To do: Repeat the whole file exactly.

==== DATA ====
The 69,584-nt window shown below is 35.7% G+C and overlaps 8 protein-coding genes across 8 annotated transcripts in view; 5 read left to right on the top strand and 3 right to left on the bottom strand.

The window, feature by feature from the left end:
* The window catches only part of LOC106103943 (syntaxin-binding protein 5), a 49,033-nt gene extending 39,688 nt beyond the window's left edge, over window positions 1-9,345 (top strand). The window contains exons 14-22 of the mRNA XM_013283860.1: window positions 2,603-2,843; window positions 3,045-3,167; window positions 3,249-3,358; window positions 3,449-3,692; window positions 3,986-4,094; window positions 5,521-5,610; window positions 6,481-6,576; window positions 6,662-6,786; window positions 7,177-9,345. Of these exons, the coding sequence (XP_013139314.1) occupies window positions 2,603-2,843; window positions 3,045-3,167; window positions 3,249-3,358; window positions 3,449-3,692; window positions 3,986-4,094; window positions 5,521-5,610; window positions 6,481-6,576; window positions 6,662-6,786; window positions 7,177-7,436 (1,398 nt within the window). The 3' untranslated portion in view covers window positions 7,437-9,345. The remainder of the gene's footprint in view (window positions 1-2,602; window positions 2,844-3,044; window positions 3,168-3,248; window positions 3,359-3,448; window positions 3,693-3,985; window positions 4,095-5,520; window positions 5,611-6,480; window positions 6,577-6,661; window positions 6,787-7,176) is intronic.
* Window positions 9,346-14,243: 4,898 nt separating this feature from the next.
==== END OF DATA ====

The 69,584-nt window shown below is 35.7% G+C and overlaps 8 protein-coding genes across 8 annotated transcripts in view; 5 read left to right on the top strand and 3 right to left on the bottom strand.

The window, feature by feature from the left end:
* The window catches only part of LOC106103943 (syntaxin-binding protein 5), a 49,033-nt gene extending 39,688 nt beyond the window's left edge, over window positions 1-9,345 (top strand). The window contains exons 14-22 of the mRNA XM_013283860.1: window positions 2,603-2,843; window positions 3,045-3,167; window positions 3,249-3,358; window positions 3,449-3,692; window positions 3,986-4,094; window positions 5,521-5,610; window positions 6,481-6,576; window positions 6,662-6,786; window positions 7,177-9,345. Of these exons, the coding sequence (XP_013139314.1) occupies window positions 2,603-2,843; window positions 3,045-3,167; window positions 3,249-3,358; window positions 3,449-3,692; window positions 3,986-4,094; window positions 5,521-5,610; window positions 6,481-6,576; window positions 6,662-6,786; window positions 7,177-7,436 (1,398 nt within the window). The 3' untranslated portion in view covers window positions 7,437-9,345. The remainder of the gene's footprint in view (window positions 1-2,602; window positions 2,844-3,044; window positions 3,168-3,248; window positions 3,359-3,448; window positions 3,693-3,985; window positions 4,095-5,520; window positions 5,611-6,480; window positions 6,577-6,661; window positions 6,787-7,176) is intronic.
* Window positions 9,346-14,243: 4,898 nt separating this feature from the next.